15 points
  14. Actually Arthur, you probably make good sense. We have both realised we were a bit out of order Saturday night, blame lockdown boredom, wine, parent illness problems etc, it all builds up and occasionally you need a blow out. Unfortunately, it happened and it wasnt pretty. Our apologies to the boat opposite for having to move.
    15 points
  15. Easy, focus on canals, navigation, boats, wildlife and history like wot you should, forget about wellbeens and cycle racing. "there are 1000's of miles of roads for cycle racing, but only one canal system, and that was built for boats, look after it" Watching a boat going through a lock makes people feel well, jumping out of the way of an abusive cyclist does not.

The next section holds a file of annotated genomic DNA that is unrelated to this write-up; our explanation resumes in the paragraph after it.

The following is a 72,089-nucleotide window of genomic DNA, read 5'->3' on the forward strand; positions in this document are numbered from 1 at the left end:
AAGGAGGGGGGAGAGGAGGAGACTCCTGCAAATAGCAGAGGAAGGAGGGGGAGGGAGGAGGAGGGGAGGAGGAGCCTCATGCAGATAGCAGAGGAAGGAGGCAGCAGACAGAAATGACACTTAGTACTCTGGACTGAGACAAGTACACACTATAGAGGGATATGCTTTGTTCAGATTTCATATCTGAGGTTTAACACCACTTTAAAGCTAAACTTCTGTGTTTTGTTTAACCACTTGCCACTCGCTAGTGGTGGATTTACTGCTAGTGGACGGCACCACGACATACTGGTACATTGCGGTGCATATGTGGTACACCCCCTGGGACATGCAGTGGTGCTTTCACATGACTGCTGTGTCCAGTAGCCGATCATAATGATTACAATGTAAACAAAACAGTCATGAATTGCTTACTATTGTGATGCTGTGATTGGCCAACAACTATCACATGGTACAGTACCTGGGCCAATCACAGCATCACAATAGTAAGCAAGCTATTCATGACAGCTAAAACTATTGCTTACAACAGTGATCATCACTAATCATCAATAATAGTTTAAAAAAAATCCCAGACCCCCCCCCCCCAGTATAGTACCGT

14 points
  16. Col, tie your boat up properly, sit back and enjoy the weather.
    14 points
  17. This post cannot be displayed because it is in a forum which requires at least 10 posts to view.